On May 13, the Venezuelan government sent 3,000 members of the Bolivarian Armed Forces (FANB) to the streets of Caracas, marking the start of Plan Patria Segura. The country's minister for justice and internal affairs, Miguel Rodriguez, said the first phase of the plan was "designed to last "around six months," at which point the soldiers would be replaced with police and members of the National Bolivarian Police.
So far, according to some government numbers, about 40,000 soldiers have been deployed. In total, 80,000 troops will be deployed and the military will have a presence in every state in the country.
In early July, 1,541 troops were sent to the Guárico state in northern Venezuela and on July 1, President Maduro announced on his Twitter account that there would be a "new stage" of the plan, which included increasing the amount of troops and implementing “intelligent patrol,” which means units now assigned to territories of about a square kilometer will use GPS technology.
He also ordered more troops be sent to the Miranda state, which he claimed has double the rate of crime compared to the rest of the county.
Most recently 30,000 troops were deployed to the Amazonas, Apure, Portuguesa, and Nueva Esparta states on July 15.
WOLA's Venezuelan Politics and Human Rights blog noted the government is using the plan to "to round up undocumented immigrants in poor barrios of Caracas and eventually deport them."
The government claims there have been significant reductions in crime, such as a 200 percent decrease in kidnappings, a 53 percent drop in homicides in Caracas, and a 30-35 percent decline in crime in areas where the plan was focused. In an interview with Venezuelan newspaper El Nacional, Interior Minister Miguel Rodriguez claimed there had been a 53 percent drop in crime in the first month of the initiative and a five percent decline in murders overall. However, last month Rodriguez claimed there had been dramatic drop in murders of just over 60 percent. As WOLA’s Adam Isacson pointed out in a previous Just the Facts podcast, the government has only presented percentages and no absolute counts, giving little credence to its claims. Smilde highlighted this tendency in the InSight Crime interview, noting, "Any given year if you add up the percent reduction in crime that the government claims, you would end up with zero crime at the end of the year."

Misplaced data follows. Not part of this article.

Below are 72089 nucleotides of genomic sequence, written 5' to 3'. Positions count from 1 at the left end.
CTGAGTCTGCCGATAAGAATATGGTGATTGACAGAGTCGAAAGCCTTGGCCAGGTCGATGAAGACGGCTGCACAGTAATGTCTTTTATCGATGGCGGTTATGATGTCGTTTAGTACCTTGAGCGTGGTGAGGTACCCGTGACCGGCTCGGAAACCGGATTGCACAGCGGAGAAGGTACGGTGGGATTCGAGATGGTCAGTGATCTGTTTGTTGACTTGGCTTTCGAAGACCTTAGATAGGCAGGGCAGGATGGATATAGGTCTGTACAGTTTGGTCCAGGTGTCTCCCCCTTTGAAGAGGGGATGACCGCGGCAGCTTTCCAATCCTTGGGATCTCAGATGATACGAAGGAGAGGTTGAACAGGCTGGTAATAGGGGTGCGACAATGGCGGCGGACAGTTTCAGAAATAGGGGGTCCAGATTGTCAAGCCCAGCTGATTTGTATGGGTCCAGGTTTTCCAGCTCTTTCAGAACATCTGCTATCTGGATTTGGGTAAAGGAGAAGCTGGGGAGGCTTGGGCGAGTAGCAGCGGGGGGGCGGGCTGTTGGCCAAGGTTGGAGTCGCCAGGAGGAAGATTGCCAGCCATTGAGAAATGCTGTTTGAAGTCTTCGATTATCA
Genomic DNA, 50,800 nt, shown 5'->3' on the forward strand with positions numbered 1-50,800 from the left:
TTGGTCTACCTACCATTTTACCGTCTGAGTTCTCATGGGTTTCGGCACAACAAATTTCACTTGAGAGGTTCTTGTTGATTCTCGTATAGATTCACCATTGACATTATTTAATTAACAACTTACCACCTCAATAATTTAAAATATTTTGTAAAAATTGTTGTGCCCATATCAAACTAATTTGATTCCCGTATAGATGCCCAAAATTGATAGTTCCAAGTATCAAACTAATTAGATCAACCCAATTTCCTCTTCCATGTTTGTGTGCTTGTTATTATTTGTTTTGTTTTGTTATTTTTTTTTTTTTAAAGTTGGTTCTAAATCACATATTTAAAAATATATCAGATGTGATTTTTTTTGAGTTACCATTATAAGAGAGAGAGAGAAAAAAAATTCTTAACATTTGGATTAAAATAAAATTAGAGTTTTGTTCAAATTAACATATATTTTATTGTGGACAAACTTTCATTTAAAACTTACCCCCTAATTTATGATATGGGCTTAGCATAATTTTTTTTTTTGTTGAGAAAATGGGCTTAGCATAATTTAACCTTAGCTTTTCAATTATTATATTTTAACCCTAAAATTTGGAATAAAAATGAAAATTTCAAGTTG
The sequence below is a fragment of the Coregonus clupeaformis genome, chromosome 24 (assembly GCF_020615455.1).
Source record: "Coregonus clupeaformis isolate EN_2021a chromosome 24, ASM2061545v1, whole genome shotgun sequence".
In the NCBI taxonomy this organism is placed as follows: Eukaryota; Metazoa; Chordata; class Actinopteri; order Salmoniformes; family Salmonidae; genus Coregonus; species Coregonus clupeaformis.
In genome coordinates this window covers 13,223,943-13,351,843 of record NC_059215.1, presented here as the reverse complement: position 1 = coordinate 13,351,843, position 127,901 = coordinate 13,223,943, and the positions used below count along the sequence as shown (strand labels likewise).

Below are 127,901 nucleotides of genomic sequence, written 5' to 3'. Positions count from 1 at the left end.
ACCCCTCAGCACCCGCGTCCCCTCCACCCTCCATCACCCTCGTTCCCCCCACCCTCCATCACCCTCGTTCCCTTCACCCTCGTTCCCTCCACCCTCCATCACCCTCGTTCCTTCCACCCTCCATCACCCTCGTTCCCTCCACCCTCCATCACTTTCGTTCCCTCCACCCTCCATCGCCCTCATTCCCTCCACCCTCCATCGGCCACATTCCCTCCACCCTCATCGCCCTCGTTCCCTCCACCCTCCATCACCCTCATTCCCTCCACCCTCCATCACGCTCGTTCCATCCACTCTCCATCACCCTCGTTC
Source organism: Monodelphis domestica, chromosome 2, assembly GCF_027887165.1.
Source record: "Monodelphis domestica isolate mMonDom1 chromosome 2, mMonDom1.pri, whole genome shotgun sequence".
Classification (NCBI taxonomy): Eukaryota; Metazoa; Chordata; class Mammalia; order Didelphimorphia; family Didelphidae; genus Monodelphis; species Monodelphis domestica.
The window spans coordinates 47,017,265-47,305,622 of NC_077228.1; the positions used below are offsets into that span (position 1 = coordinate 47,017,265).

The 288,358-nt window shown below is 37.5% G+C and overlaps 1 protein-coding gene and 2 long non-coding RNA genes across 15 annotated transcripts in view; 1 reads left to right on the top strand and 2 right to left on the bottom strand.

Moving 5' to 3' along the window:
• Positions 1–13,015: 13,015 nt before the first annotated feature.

While human rights activists have opposed the measure, saying it marks a return to the country's tradition of militarized policing, Interior Minister Miguel Rodriguez has said, "There is no militarization here." "The National Armed Boliviarian Force is meeting with community councils. You tell people in El Valle (...) you're going to take the Army away and they will revolt, because they love their Armed Forces."
Impunity: Deploying military to the streets does nothing to address the issue of high rates of impunity for criminals. The Economist reported in January of this year that there was 96% impunity for homicides.
Human rights training: In 2008, as an attempt to move away from a militarized police force, former President Hugo Chávez created the National Bolivarian Police (PNB) to create a “preventative, professional, and non-militarized citizen security force.” Before the reform, the National Guard was responsible for training the police. The PNB officers now receive training with an emphasis on human rights and deferential force from a civilian-run policing university. As the crime rate continues to climb, citizens and other police officers have accused the PNB of being “soft” for their less aggressive tactics.